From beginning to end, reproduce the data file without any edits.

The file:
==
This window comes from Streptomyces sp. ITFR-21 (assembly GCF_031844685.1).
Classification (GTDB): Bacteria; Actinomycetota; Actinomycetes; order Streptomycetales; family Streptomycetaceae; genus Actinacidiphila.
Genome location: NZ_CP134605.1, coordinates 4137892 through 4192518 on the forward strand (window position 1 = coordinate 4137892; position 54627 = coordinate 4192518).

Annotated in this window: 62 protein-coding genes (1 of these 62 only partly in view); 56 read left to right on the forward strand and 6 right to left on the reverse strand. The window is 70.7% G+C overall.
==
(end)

This window comes from Streptomyces sp. ITFR-21 (assembly GCF_031844685.1).
Classification (GTDB): Bacteria; Actinomycetota; Actinomycetes; order Streptomycetales; family Streptomycetaceae; genus Actinacidiphila.
Genome location: NZ_CP134605.1, coordinates 4137892 through 4192518 on the forward strand (window position 1 = coordinate 4137892; position 54627 = coordinate 4192518).

Annotated in this window: 62 protein-coding genes (1 of these 62 only partly in view); 56 read left to right on the forward strand and 6 right to left on the reverse strand. The window is 70.7% G+C overall.